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Belowground dynamics in mangrove ecosystems

January 11, 2005

Mangrove ecosystems are tropical/subtropical communities of primarily tree species that grow in the intertidal zone. These tidal communities are important coastal ecosystems that are valued for a variety of ecological and societal goods and services (fig. 1). Mangrove wetlands are important filters of materials moving between the land and sea, trapping sediment, nutrients, and pollutants in runoff from uplands and preventing their direct introduction into sensitive marine ecosystems such as seagrass beds and coral reefs. Mangroves serve as nursery grounds and refuge for a variety of organisms and are consequently vital to the biological productivity of coastal waters. Furthermore, because mangroves are highly resilient to disturbances such as hurricanes, they represent a self-sustaining, protective barrier for human populations living in the coastal zone. Mangrove ecosystems also contribute to shoreline stabilization through consolidation of unstable mineral sediments and peat formation. In order to help conserve mangrove ecoystems, scientists with the United States Geological Survey (USGS) at the National Wetlands Research Center are working to more fully understand the dynamics that impact these vital ecosystems.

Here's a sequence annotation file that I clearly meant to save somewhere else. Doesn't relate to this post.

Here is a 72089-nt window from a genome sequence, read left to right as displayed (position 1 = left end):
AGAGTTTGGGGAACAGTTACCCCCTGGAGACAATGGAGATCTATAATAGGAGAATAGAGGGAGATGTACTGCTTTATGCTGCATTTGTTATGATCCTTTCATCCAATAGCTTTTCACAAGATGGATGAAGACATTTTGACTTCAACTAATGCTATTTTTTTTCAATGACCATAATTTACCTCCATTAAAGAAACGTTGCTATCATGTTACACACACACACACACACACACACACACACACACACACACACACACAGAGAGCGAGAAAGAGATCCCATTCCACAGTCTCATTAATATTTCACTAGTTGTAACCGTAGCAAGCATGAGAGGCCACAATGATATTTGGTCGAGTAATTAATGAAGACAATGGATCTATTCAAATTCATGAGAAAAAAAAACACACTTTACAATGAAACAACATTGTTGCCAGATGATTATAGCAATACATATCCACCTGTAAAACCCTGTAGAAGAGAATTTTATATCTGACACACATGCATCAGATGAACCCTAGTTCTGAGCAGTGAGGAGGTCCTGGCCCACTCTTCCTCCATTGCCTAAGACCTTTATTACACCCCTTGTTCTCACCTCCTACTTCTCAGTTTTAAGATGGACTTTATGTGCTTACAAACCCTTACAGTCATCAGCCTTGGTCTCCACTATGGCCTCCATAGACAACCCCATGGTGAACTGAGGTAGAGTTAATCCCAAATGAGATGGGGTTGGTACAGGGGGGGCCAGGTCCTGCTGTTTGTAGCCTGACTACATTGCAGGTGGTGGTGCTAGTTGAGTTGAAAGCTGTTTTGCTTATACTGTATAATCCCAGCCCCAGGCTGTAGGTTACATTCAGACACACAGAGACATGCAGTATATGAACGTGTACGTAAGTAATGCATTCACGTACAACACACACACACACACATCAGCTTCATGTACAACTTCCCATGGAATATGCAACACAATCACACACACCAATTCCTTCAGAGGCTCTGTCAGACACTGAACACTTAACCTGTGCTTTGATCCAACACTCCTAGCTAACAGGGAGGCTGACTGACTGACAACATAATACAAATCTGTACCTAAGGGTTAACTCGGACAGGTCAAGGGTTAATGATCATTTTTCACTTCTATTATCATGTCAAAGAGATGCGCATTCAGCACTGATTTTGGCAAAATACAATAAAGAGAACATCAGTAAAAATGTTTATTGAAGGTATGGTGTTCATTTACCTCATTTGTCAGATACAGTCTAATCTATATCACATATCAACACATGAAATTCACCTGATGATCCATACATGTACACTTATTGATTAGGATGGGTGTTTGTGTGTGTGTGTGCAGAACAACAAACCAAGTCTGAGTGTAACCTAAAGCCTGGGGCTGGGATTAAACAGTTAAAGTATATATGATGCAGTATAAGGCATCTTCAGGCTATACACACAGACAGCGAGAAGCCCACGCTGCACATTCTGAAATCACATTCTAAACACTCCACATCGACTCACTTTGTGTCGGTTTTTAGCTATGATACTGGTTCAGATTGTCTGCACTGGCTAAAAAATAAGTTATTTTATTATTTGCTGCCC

Citation Information

Publication Year 2004
Title Belowground dynamics in mangrove ecosystems
DOI 10.3133/fs20043126
Authors Karen L. McKee
Publication Type Report
Publication Subtype USGS Numbered Series
Series Title Fact Sheet
Series Number 2004-3126
Index ID fs20043126
Record Source USGS Publications Warehouse
USGS Organization National Wetlands Research Center